Magazine article Computers in Libraries

The Online Treasures of the Library of Congress

Magazine article Computers in Libraries

The Online Treasures of the Library of Congress

Article excerpt

When I select the "online treasures" for this column, I focus on resources that make a unique contribution. They are not necessarily the most comprehensive resources or the most well-known, but they are treasures because they provide needed information in a useful and usable format. This month's online treasure, however, is both comprehensive and well-known--it's the Library of Congress (LC). The electronic LC is an online treasure because it strives to preserve the treasures of American history and culture and to extend their availability to users outside the walls of the LC.

About the Library of Congress

The home page of the LC provides a good starting point to the information available through this site by organizing it into general categories. Resisting the temptation to start with the electronic exhibits, I began with the first heading--General Information and Publications. This section had information about the LC and its electronic resources. The LC's mission statement and strategic priorities were available, as was Jefferson's Legacy: A Brief History of the Library Congress, by John Y. Cole, complete with illustrations.

For those planning a trip to the LC, there was transportation information and visitor information, including maps, while for those seeking employment there was employment information, including summer fellowships available through the LC Junior Fellows Program. Electronic versions of selected LC publications were available along with conference seminar proceedings and papers.

Locating Official Government Information

The second major category on the home page was Government, Congress, and Law. Following this link led to an organized list of links to government information. The first set of links on this page can be used to search federal legislation. The THOMAS database, which provides full-text legislative information on the Internet, was the first link. LOCIS, the Library of Congress Information System, was also available through another link.

The second set of links on this page were links to government resources organized by LC subject specialists. They were grouped into federal government resources, state and local government resources, and foreign and international resources. These links led to other links which led to other links, so I cannot begin to detail all the resources that can be found using this page as a starting point. I would recommend that you spend time following these links to familiarize yourself with the breadth of information that is available. I browsed census information, viewed relief maps, and read numerous text files.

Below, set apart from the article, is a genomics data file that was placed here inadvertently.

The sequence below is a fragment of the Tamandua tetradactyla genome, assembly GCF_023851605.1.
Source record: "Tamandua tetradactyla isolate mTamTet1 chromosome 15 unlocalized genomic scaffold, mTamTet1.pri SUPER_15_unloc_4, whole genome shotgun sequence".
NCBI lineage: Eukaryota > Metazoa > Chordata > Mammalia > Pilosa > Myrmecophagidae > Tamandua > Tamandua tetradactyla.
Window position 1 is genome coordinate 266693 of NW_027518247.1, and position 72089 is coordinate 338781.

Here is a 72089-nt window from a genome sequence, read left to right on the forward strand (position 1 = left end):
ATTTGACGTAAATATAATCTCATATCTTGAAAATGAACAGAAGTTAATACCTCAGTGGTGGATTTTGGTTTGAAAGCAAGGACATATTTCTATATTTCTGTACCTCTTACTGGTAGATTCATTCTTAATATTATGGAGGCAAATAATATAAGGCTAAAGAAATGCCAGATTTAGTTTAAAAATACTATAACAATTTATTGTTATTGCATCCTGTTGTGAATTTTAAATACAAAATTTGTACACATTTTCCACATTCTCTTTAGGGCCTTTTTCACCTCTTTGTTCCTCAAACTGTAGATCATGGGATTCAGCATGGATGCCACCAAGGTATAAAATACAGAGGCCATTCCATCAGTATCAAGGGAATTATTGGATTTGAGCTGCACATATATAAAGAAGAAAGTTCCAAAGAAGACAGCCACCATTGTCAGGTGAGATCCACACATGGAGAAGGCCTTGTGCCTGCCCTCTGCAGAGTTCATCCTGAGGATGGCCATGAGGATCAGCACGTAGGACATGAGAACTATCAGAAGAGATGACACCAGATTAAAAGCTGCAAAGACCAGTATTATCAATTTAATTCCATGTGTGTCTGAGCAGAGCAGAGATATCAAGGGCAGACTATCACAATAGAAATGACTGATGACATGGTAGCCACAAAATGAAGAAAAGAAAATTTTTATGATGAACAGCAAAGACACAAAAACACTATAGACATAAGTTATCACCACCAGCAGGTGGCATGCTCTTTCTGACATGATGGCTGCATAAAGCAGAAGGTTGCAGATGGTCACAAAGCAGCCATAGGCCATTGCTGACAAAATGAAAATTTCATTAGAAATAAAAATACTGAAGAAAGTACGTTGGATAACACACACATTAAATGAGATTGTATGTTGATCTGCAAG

The Special Collections

The next category on the home page, Research and Collections Services, was one I was quite excited to follow because it led to the historical collections for the National Digital Library, the American Memory Project. These special collections consist of primary source and archival material that represent American culture and history. At the time I accessed these materials, there were six photographic collections, one recorded sound collection, five textual collections and three motion picture collections available through Internet access. Other collections are in development and will appear on the Internet as they are completed.

Collections include the digital reproductions of the items, a search aid to help in locating specific items, and various accompanying materials such as background materials and bibliographies. Collections can be searched individually, through a cross-collection search utility, or through Pathfinder Pages that provide guides to the collections by category.

First-time visitors to the American Memory pages might want to start with the Learning Page for the National Digital Library Program. This page contained links to an educator's page with information on primary sources, lessons plans, and an FAQ (Frequently Asked Questions). There was also a tutorial and links to related Web sites of other exhibits and primary sources. …

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